A good friend I have not crossed paths with in eight years. The realisation strikes us hard yet at that moment we sweep it under the sheer excitement for our reunion. Nearly, or perhaps exactly, one-tenth of an entire lifetime. This is how much we’ve been apart and somehow, in this mind-numbingly distorted world of ours, this seems natural, even expected. And how are you? Or maybe who are you, who is it you’ve become between these thousands of days, what kind of life-changing experiences have you encountered time and time again, what is it that remains of that old self of yours, what remains of my own? And what of the time in-between, who have you been in all those interim moments? I meet you one-and-a-half – no, surely it is two continents apart from where we saw each other last. Some thousands of kilometres, this is what this nifty little online tool tells me. I am supposed to know how to read it well, they call me a geographer now, see. We glance at each other in the silence imposed by the formality of the moment, of what the event in which we partake calls for.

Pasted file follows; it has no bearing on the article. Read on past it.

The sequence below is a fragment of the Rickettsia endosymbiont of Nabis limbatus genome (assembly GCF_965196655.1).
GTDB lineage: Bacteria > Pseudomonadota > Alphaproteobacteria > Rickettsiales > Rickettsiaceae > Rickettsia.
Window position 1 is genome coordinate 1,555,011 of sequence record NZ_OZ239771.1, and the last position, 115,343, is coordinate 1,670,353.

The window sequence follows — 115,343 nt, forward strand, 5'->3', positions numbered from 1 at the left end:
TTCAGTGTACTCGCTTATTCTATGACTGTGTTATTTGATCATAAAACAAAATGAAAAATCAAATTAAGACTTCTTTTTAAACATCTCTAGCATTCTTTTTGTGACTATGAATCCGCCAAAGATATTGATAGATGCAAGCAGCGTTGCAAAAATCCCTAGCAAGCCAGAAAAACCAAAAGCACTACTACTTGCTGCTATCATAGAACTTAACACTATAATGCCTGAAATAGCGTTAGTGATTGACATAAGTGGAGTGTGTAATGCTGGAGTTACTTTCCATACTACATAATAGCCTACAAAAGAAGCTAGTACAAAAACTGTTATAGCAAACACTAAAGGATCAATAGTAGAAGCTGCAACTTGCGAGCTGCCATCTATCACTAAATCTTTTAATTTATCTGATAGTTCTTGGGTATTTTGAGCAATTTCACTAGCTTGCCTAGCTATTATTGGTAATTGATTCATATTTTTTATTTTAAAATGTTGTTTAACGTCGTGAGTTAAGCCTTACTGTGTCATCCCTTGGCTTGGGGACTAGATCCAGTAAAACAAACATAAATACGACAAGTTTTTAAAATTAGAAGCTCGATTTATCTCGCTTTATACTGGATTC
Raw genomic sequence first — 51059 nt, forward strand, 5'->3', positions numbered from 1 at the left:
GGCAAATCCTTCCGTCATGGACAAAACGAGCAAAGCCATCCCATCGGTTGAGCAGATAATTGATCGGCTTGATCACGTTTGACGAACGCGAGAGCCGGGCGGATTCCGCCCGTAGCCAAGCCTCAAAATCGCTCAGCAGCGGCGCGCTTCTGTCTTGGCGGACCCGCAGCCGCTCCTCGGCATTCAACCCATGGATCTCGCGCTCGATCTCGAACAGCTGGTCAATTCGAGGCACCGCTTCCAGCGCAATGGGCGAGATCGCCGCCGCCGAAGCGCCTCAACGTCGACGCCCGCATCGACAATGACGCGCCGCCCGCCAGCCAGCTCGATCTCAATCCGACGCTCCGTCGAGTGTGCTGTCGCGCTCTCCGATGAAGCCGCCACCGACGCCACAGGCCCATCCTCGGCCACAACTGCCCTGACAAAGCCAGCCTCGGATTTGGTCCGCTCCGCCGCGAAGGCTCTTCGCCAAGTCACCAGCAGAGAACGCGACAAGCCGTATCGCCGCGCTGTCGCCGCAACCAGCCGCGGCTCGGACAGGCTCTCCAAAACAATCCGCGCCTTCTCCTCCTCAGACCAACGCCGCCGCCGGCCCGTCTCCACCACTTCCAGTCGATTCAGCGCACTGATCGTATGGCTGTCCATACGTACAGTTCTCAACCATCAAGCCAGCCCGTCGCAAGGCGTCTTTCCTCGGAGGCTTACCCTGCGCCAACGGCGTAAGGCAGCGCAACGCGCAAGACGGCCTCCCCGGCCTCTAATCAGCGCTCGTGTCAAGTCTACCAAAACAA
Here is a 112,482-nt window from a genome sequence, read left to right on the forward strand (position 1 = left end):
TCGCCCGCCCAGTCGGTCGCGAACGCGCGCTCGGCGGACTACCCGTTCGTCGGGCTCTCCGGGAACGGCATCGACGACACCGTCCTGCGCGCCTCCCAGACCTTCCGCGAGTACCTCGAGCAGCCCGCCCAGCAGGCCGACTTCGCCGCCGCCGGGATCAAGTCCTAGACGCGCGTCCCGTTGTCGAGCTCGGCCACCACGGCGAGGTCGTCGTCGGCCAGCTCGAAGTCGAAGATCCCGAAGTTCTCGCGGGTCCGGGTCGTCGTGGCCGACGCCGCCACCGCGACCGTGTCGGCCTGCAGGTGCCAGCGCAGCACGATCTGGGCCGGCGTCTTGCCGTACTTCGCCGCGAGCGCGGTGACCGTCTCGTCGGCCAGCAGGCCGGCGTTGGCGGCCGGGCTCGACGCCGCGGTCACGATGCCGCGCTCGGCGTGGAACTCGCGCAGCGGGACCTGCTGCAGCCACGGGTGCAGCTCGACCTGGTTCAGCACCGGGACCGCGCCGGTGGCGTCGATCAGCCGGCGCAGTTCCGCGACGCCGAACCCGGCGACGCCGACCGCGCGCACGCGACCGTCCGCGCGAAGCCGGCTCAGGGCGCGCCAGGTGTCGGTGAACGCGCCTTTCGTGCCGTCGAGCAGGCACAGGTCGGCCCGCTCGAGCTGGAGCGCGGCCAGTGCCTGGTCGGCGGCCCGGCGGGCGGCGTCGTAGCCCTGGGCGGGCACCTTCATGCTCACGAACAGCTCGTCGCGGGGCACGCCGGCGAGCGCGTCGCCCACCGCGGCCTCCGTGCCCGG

We only allow our life to grow in the fringes. Squashed between the formalities, obscured by obligations, hindered by the ever-present, ever-pressing, ever-growing pressure to produce, to move on, to move ahead. Our moments of genuine coexistence have become a bracket,  a fleeting by the way.